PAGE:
There is no evidence of current or previous Borrelia burgdorferi infection in most patients evaluated at university-based
Lyme disease referral centers. Instead, psychological factors likely exacerbate the persistent diffuse symptoms or "Chronic Multisymptom Illness" (CMI) incorrectly ascribed to an ongoing chronic infection with B. burgdorferi. The objective of this study was to assess the medical and psychiatric status of such patients and compare these findings to those from patients without CMI.
There were 240 consecutive patients who underwent medical evaluation and were screened for clinical disorders (eg, depression and anxiety) with diagnoses confirmed by structured clinical interviews at an academic
Lyme disease referral center in New Jersey. Personality disorders, catastrophizing, and negative and positive affect also were evaluated, and all factors were compared between groups and with functional outcomes.
Of our sample, 60.4% had symptoms that could not be explained by current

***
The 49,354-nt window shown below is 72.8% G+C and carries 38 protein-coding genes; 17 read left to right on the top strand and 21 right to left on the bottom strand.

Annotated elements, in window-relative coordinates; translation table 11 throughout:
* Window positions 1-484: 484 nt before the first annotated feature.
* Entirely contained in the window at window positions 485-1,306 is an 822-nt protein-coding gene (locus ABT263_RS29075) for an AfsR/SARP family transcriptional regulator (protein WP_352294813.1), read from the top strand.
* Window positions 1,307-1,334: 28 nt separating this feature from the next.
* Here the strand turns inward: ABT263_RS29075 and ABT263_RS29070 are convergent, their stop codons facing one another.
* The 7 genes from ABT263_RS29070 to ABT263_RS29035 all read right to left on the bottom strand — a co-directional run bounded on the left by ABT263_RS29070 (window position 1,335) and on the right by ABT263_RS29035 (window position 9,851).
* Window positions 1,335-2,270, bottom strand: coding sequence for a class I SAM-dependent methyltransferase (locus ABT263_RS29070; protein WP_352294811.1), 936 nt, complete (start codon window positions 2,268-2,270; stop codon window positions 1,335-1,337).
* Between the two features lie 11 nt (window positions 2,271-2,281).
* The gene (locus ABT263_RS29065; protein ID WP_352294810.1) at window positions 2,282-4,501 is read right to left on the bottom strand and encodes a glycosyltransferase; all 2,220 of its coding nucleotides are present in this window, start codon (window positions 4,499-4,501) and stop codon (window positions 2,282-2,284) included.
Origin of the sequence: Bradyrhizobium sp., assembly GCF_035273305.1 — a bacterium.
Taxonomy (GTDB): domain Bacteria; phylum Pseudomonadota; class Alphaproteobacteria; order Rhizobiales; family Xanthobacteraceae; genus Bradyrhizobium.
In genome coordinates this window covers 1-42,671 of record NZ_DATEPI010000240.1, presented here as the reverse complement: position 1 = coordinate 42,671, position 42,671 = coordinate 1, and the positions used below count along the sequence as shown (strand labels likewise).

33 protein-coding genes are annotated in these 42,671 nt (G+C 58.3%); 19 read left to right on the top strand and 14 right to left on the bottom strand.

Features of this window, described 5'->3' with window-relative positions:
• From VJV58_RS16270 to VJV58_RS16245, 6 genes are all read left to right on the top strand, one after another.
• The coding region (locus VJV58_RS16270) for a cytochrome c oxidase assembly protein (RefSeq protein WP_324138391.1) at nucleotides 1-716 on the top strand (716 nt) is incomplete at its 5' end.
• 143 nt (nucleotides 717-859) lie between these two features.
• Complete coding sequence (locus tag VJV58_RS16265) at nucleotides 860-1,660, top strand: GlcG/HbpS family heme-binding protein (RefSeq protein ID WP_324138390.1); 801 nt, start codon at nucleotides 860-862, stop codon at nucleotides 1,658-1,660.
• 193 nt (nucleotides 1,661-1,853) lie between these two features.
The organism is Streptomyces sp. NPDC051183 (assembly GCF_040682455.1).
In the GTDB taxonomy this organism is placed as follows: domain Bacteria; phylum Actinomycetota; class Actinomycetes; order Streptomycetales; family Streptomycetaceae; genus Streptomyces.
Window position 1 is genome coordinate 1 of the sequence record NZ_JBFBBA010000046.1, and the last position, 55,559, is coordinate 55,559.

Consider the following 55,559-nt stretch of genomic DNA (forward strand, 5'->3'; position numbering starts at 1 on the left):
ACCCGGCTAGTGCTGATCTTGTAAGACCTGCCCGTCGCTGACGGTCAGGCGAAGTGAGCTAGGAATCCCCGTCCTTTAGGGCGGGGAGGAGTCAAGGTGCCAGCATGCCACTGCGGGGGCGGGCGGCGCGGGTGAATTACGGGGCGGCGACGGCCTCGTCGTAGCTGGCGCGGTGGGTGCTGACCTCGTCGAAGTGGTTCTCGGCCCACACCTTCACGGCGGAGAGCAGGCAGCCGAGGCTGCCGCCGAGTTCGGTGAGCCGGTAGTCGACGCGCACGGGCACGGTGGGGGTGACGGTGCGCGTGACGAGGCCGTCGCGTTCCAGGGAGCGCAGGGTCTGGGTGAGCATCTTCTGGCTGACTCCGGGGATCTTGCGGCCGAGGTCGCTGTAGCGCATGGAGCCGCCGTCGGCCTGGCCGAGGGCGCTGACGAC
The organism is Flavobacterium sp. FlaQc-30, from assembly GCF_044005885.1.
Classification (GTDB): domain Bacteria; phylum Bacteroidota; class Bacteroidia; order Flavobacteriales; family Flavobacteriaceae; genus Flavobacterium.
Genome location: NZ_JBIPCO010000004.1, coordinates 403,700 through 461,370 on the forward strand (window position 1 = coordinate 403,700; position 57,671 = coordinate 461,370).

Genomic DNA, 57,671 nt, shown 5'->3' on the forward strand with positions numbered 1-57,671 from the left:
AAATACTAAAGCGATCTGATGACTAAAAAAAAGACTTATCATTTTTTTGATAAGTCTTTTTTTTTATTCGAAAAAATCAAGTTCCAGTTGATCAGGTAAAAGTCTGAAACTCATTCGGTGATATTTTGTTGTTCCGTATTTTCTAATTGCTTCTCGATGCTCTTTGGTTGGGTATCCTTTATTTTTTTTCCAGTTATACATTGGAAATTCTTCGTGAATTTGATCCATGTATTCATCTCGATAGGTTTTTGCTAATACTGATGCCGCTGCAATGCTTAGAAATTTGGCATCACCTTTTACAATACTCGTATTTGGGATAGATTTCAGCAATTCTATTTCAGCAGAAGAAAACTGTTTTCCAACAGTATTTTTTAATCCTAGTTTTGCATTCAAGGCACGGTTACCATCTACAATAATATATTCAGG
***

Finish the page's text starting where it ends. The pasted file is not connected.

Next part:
Lyme disease or another medical condition other than CMI. After adjusting for age and sex, clinical disorders were more common in CMI than in the comparison group (P <.001, odds ratio 3.54, 95% confidence interval, 1.97-6.55), but personality disorders were not significantly more common. CMI patients had higher negative affect, lower positive affect, and a greater tendency to catastrophize pain (P <.001) than did the comparison group. Except for personality disorders, all psychological factors were related to worse functioning. Our explanatory model based on these factors was confirmed.
Psychiatric comorbidity and other psychological factors are prominent in the presentation and outcome of some patients who inaccurately ascribe longstanding symptoms to "chronic